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  1. #11
    Senior Member Ranya's Avatar
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    Hey Eshta,

    even if you do not have any ballet experience the barre au sol is a good idea. Of course, you will not be able to do some of the exercises but there is a whole bunch of easy-going ones!!
    The best thing is that you do not need a barre for the "barre au sol".
    As for doing more harm than good, it is important that you first ask someone who
    knows "barre au sol" (maybe one of your students has had previous ballet training???) in order to correct you and avoid harming yourself. But all in all there should be no issues, unless you have medical problemes with your joints (which I suppose you don't).

    You will start to see the effects after about 4 to 6 weeks (I mean REAL results - if you do the exercises properly).

  2. #12
    Moderator Shanazel's Avatar
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    Flexibility increases in gradual increments for most students as they learn to dance, and I haven't found that belly dance requires the same kind of flexibility in belly dance as does ballet. Please note: that is not to say belly dance does not require flexibility, but despite some evidence to the contrary on YouTube, one does not need to be able to do the splits or dramatic backbends in which one's head touches the floor in order to belly dance.

    In my classroom, I have a barre, but don't use it a great deal for student stretches. Most of my students have little or no dance training before they come to me, and if I start barre training in addition to belly dance- oh, lah! I prefer ground and floor stretches for my students, though I think a barre routine might be an excellent addition for students with more dance experience than mine have.

  3. #13
    V.I.P. shiradotnet's Avatar
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    Quote Originally Posted by Shanazel View Post
    In my classroom, I have a barre, but don't use it a great deal for student stretches. Most of my students have little or no dance training before they come to me, and if I start barre training in addition to belly dance- oh, lah! I prefer ground and floor stretches for my students, though I think a barre routine might be an excellent addition for students with more dance experience than mine have.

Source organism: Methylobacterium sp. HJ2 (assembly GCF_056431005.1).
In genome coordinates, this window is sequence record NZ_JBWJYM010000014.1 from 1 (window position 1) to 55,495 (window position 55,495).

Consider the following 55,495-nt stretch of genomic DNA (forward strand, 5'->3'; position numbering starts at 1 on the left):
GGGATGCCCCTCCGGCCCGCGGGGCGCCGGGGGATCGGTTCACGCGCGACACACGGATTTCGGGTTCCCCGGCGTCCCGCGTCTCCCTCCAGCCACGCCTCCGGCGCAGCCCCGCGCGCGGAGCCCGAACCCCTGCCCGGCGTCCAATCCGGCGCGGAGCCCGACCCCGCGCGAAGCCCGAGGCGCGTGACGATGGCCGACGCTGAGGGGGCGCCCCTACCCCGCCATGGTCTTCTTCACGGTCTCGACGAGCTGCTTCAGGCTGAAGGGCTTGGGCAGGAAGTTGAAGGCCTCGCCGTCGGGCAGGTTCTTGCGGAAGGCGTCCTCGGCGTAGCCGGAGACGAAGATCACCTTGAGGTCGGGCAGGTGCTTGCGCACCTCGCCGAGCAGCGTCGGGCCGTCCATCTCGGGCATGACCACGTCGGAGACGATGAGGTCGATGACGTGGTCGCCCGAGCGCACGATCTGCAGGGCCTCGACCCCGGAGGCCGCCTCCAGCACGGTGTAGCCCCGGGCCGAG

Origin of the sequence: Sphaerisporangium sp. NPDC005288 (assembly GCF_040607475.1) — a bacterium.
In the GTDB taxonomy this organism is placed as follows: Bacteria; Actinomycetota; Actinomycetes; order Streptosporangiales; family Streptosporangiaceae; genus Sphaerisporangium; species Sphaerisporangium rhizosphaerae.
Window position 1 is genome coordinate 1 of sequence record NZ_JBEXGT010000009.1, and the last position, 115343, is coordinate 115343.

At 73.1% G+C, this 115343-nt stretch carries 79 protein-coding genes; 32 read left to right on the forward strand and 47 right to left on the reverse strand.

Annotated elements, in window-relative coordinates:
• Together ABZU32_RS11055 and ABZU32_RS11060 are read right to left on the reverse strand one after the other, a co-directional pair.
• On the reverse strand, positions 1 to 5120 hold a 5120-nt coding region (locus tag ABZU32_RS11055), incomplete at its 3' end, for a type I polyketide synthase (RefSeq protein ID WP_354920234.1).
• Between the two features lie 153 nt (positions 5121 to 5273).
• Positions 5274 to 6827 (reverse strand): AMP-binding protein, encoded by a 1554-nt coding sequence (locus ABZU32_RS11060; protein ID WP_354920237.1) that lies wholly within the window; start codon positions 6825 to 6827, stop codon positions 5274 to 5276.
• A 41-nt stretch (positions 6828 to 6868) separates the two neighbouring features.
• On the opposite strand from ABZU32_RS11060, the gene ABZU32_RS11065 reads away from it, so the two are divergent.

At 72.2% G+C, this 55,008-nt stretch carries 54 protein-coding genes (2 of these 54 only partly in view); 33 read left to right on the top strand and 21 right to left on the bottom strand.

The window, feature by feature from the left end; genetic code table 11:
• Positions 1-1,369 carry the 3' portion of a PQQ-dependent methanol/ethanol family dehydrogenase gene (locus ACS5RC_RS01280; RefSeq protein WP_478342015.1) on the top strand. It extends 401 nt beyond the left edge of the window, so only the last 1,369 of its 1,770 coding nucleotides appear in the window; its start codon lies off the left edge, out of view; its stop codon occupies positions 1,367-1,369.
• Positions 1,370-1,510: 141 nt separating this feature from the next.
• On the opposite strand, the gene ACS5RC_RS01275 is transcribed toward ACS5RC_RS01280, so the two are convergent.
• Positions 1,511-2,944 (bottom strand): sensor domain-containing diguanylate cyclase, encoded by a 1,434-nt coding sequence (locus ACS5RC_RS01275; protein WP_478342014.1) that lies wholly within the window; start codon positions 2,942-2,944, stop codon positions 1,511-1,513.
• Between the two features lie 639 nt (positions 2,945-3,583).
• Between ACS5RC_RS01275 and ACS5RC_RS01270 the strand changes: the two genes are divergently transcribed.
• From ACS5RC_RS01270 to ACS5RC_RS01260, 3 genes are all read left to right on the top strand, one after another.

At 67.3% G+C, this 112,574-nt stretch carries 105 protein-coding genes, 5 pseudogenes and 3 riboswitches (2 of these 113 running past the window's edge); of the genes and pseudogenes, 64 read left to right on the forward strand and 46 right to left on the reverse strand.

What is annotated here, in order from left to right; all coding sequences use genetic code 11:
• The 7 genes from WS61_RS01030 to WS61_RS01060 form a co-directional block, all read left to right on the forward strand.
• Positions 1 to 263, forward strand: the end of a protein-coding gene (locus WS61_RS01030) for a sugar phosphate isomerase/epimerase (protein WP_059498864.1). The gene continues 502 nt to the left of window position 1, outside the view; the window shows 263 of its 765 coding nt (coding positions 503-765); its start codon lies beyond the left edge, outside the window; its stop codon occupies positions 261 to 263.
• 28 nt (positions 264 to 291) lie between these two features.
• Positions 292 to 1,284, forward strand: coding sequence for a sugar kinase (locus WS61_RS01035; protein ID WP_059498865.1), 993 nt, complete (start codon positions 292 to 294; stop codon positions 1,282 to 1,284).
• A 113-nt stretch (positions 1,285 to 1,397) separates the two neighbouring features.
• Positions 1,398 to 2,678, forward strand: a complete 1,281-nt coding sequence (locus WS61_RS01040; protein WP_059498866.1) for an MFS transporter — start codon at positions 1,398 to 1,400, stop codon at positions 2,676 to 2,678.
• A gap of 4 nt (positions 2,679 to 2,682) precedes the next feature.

I use the barre for 2 things:

    1. Teaching the use of the core muscles (as opposed to pushing with the foot/leg) to produce hip lifts and drops. I have them rest a hand on the barre just for balance, stand on just one foot, and then do up-down-up-down with the hip on the unweighted side. This teaches them to use abs, obliques, and back muscles to power the move rather than using impetus from the leg. The role of the barre is solely to help them keep their balance while standing on one leg.

    2. Doing standing lunges for psoas flexibility. As mentioned in my earlier message, this is primarily to help those students with swayback as their default posture overcome one of the causes of swayback, tight psoas. Swayback can lead to back pain, especially when we belly dancers start swinging our hips in all directions. But even non-swayback students can benefit from these stretches, as the psoas gets a bit of stretching when you do a standing backbend.

  4. #14
    Moderator Shanazel's Avatar
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    I use the barre for the first of your two items, but not the second. The second is a good idea, though I don't teach anything but an American Cabaret cheater backbend.

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